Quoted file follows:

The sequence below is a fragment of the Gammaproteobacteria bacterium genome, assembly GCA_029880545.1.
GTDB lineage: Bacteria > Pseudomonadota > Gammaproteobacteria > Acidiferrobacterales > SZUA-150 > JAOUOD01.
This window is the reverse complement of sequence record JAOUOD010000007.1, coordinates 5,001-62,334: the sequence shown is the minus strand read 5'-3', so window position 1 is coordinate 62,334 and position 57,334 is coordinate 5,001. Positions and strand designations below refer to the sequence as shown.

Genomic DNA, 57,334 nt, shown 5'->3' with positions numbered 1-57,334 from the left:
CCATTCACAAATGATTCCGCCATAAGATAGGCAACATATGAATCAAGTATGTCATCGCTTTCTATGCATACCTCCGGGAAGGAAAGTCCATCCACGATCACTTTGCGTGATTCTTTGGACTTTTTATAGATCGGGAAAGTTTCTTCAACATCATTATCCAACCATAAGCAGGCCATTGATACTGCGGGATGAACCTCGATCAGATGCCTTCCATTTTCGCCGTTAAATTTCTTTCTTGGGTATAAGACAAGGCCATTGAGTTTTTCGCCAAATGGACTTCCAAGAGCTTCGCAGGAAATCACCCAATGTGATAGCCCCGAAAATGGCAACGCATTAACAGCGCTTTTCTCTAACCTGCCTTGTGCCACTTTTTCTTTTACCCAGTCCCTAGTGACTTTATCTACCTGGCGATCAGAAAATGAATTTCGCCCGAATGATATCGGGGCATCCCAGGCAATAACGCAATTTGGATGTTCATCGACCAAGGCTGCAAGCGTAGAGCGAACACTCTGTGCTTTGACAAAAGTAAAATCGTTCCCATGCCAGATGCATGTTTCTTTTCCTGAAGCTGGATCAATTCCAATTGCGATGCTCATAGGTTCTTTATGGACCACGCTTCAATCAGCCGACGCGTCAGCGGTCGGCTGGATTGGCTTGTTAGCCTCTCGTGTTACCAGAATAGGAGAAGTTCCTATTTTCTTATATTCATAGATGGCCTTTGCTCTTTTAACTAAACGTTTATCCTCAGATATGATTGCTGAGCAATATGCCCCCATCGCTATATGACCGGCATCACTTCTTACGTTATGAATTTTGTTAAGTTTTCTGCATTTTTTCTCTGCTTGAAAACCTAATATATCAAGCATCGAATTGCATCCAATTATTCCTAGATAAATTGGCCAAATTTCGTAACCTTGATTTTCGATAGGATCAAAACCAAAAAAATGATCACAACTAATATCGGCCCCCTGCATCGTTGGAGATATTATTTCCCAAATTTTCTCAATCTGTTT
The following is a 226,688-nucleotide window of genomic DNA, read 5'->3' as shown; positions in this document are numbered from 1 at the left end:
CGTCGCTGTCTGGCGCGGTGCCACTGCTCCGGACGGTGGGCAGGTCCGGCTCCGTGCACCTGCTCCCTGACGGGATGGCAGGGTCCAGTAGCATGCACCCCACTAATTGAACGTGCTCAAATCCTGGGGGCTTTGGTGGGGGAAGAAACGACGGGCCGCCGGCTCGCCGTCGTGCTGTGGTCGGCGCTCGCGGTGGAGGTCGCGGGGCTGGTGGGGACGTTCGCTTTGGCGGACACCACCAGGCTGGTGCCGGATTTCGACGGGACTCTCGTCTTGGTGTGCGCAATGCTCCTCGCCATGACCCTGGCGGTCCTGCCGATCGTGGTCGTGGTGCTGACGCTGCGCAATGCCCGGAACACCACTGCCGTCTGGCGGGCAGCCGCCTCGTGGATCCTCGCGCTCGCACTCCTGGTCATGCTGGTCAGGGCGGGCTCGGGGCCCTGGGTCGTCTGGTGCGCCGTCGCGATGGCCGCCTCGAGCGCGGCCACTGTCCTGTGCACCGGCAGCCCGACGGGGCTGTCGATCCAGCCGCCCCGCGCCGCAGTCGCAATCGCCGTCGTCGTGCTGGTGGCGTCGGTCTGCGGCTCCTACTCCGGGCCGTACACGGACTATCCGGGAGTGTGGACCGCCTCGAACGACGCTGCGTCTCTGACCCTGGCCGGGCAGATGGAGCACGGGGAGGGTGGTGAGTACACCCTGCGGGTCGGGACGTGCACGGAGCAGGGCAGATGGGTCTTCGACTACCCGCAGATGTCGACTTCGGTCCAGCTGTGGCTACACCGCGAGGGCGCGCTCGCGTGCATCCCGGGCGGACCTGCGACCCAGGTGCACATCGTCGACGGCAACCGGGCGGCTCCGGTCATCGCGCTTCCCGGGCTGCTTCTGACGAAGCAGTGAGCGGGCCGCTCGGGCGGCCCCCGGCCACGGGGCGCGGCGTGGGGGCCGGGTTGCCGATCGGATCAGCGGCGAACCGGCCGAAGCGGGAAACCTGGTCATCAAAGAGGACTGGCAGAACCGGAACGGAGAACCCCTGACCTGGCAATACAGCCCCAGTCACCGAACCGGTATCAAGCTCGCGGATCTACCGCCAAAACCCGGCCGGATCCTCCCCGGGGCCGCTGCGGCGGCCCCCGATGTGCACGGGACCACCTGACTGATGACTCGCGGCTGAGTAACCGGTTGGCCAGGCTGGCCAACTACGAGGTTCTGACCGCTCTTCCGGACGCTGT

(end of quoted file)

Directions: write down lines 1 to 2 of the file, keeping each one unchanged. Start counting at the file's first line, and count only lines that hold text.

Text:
The sequence below is a fragment of the Gammaproteobacteria bacterium genome, assembly GCA_029880545.1.
GTDB lineage: Bacteria > Pseudomonadota > Gammaproteobacteria > Acidiferrobacterales > SZUA-150 > JAOUOD01.